The Janus Lectures have been the site of some controversy in years past, including in 2014 when scholars Jessica Valenti and Wendy McElroy were brought onto campus to debate the topic of the existence of a rape culture on college campuses, The Herald previously reported.
“There’s a line to be drawn between open thought and open discussion, and intentionally attempting to upset or trigger people,” Sand said. “Different people are going to draw that line in different places. I think we have to be mindful of that at the same time that we do the work of trying to promote open discussion of ideas.”
The PTP itself has faced backlash in the past for its decision to accept funding from billionaire and conservative political ideologue Charles Koch.
Tomasi himself has pushed the envelope by bringing Koch into his “Prosperity” class to speak directly with students and respond to their queries and criticism.
“Some people see Brown as a place which stands up for a certain set of preconceived notions that they affirm, and they like Brown that way,” Tomasi said. “They prefer that Brown be like that. But that’s not what most people at Brown think. That’s not Brown at its best. Brown at its best is a place that really does celebrate community (and) exploration together.”
Sand looked to Tomasi’s efforts to meld the ideas of political philosophers John Rawls and Friedrich Hayek in his book “Free Market Fairness” as an example of the kind of cutting-edge scholarship he has brought to Brown. “The fact that he wrote a book that said, ‘Look there’s a way to take these ideas and read them together … that actually can be an improvement upon both’ is frankly a little bit courageous, and also I think pretty effective,” he said.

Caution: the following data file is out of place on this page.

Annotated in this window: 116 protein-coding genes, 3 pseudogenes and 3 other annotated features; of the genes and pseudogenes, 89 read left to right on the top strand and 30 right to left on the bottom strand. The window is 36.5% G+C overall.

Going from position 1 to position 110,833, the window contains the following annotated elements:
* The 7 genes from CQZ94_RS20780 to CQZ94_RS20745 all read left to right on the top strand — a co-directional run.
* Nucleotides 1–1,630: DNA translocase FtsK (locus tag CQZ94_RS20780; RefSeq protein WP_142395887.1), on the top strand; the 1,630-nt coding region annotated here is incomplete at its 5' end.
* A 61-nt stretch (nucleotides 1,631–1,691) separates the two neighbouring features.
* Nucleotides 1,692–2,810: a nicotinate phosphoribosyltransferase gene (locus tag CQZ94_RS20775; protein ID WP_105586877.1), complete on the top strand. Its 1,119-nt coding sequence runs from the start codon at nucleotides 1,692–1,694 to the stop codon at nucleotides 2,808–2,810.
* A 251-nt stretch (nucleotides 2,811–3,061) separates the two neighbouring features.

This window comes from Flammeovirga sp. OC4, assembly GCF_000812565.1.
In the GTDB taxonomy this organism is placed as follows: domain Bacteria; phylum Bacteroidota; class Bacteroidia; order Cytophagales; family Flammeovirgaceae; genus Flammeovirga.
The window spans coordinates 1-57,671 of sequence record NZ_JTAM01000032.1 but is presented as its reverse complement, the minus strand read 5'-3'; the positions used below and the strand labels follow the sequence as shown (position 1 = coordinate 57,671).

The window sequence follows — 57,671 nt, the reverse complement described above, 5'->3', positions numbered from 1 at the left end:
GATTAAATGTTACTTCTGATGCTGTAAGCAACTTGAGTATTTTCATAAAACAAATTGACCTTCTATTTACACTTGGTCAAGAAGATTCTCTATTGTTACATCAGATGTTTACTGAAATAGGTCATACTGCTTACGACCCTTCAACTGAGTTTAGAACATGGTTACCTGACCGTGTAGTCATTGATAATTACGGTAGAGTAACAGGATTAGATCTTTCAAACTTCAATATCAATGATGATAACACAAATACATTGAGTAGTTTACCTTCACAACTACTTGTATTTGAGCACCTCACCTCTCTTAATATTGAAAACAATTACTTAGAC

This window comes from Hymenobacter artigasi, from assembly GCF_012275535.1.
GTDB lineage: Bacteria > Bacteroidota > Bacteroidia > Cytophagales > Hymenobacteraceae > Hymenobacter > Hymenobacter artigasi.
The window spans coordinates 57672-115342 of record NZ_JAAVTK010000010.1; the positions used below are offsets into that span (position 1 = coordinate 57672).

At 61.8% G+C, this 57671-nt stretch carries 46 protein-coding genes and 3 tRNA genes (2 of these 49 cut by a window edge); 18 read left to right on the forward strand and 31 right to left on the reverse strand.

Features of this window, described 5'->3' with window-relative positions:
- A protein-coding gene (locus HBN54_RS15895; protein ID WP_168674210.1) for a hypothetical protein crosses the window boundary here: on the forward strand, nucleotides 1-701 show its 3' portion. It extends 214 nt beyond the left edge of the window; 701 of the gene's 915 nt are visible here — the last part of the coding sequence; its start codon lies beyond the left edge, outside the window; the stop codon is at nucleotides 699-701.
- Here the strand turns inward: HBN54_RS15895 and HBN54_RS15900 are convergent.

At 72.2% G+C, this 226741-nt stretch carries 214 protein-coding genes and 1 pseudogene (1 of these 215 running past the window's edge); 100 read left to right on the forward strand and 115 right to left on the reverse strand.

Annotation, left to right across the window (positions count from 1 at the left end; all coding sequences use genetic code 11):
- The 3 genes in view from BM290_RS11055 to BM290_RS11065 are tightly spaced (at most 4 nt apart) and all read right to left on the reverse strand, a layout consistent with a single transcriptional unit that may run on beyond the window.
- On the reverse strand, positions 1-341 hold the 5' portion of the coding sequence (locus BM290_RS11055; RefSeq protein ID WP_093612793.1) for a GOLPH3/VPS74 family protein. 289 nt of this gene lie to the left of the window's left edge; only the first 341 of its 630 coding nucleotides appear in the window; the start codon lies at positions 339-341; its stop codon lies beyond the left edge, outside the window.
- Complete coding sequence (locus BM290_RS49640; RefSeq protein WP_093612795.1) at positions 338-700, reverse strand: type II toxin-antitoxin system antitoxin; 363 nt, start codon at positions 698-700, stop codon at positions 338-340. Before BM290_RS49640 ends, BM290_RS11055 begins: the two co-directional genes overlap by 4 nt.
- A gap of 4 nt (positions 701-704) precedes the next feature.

Sand discussed how an impulse of intellectual empathy has proved an asset to him in his own political career after graduating from the University. “I could tell you so many stories when somebody says something that so many people would be eager to jump on and judge, but then if you just listened to them and only asked a single question you can understand that the place that they’re coming from is a place of curiosity and not a place of bigotry,” he said. “We can’t find partners in good-faith conversation without ourselves being willing to engage in that.”
In Tomasi’s opinion, the best of Brown is an “impatience with the status quo, including the status quos of our own making.”
“Brown creates status quos on certain moral issues, but true Brown is impatient even with that,” he said.
Looking ahead to his future at HxA, Tomasi expressed gratitude for his time at the University and the lessons it has taught him.
Brown is about “caring so much that you are never content with what you think you know,” he said. “It means caring so much about justice, caring so much about beauty and truth that you question things for yourself again and again in an ongoing way that doesn’t stop, neither when you walk in nor when you walk out. … The battle for what Brown really is, what it really wants to be … is an ongoing struggle that will go on long after I leave.”